Comments: Senior Church Appointments

Chapter 4 on Diversity has a lot to commend it:

"Concern has been expressed to us that four distinct categories of clergy are under-represented among senior office-holders: women clergy, minority ethnic clergy, conservative evangelicals and ‘traditional catholics’. We believe it to be desirable that the holders of senior appointments in the Church of England should broadly reflect the diversity of the clergy from among whom they are drawn – and indeed that of the Church of England as a whole. (Suffragan bishoprics will remain a partial exception to that unless or until legislation permitting the ordination of women to the episcopate is passed.) In this chapter we shall reflect on each of these categories in turn"

Gay clergy are not acknowledged as a category. This unfortunate airbrushing of a large minority of the clergy can perhaps be explained by the report's scope:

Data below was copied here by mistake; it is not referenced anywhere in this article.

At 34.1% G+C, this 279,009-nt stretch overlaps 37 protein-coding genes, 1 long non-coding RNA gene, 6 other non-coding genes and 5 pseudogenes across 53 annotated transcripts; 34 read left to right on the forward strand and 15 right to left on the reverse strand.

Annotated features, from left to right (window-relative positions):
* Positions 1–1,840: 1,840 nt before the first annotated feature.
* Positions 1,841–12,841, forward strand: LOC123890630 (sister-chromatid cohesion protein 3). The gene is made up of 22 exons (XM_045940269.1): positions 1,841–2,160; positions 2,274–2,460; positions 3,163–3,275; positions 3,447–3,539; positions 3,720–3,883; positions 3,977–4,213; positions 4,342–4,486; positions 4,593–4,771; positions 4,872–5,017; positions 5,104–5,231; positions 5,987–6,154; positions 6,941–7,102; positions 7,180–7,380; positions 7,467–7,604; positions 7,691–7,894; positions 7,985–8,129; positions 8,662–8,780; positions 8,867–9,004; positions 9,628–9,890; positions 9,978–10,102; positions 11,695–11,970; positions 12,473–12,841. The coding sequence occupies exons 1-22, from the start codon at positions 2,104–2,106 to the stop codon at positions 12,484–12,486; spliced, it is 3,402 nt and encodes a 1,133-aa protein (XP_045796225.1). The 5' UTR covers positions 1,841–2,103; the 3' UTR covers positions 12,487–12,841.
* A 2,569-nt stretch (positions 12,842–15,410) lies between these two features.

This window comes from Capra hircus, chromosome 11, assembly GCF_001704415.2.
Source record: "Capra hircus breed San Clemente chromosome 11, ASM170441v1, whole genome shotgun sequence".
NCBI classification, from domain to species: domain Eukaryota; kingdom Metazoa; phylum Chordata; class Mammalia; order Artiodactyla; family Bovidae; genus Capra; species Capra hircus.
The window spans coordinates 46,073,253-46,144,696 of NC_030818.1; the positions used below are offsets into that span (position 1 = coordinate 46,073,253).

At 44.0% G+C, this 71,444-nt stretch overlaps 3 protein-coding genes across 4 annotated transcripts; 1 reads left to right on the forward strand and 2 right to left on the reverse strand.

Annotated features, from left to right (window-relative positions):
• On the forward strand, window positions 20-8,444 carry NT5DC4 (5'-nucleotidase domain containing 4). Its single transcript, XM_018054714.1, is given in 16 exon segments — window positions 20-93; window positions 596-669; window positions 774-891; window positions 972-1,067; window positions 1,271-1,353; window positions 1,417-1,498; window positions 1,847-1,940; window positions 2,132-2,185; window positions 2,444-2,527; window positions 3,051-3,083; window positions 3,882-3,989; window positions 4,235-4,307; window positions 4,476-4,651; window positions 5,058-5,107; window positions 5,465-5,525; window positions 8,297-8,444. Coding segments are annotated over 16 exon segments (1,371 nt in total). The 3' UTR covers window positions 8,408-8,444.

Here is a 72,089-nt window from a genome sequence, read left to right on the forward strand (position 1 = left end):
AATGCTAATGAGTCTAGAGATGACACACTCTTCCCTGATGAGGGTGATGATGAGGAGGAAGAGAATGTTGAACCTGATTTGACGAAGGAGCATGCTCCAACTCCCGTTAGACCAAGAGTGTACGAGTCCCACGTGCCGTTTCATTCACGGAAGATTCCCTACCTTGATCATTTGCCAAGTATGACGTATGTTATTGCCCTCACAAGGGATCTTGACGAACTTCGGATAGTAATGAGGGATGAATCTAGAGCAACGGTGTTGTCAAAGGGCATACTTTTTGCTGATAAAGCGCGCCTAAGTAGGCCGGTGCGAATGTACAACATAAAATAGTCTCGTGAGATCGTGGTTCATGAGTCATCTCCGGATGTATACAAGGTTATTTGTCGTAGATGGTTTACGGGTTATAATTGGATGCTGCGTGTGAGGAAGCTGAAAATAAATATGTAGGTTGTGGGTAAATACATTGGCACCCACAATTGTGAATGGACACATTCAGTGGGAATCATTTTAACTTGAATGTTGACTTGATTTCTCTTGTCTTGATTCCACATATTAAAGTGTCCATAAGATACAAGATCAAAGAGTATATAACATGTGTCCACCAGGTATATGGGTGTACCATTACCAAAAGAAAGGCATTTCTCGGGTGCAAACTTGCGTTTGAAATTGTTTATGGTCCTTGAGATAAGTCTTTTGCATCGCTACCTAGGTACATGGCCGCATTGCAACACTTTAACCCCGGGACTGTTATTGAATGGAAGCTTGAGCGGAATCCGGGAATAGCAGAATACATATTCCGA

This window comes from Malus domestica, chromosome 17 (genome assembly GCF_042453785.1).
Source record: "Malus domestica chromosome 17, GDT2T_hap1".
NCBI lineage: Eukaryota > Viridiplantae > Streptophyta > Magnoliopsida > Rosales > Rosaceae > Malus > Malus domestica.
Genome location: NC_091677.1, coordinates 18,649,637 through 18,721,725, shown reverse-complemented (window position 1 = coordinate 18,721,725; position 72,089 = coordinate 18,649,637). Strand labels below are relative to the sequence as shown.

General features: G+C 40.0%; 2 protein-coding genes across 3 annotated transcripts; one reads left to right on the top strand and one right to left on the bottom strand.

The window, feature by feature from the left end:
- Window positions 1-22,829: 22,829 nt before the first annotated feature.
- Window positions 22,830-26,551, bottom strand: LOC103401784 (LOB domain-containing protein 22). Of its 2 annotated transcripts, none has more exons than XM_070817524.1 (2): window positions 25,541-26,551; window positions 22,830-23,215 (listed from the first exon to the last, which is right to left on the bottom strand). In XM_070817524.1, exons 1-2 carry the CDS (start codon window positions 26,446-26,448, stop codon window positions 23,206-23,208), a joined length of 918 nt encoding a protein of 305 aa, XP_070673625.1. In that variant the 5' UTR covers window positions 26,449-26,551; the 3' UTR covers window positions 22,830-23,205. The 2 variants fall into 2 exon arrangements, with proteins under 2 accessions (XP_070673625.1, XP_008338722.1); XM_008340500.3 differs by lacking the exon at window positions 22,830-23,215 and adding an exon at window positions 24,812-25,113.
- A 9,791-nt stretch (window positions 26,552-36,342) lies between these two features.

"The Synod’s resolution requested a review of the law and practice regarding appointments to the offices mention in general, not an inquiry into any particular recent appointments. Our report therefore does not address the appointment of the then Canon Jeffrey John as Bishop of Reading in 2003, his withdrawal of acceptance of that appointment or his appointment as Dean of St Albans in 2004, even though some of the support for the Synod’s 2005 resolution might have been prompted by these events."

"Similarly, though we note that recent appointments in the Anglican Communion have raised issues as to the extent to which divorce and remarriage, homosexual relationships or questionable orthodoxy ought to be an impediment to appointment to senior office in the Church, it has not been our task to examine those issues."

Whose task is it to examine those issues? Perhaps I've missed something, or are we to expect such a study in the not too far distant near future?

Diversity has its limits, it seems.

Posted by Hugh of Lincoln at Wednesday, 20 June 2007 at 12:40pm BST
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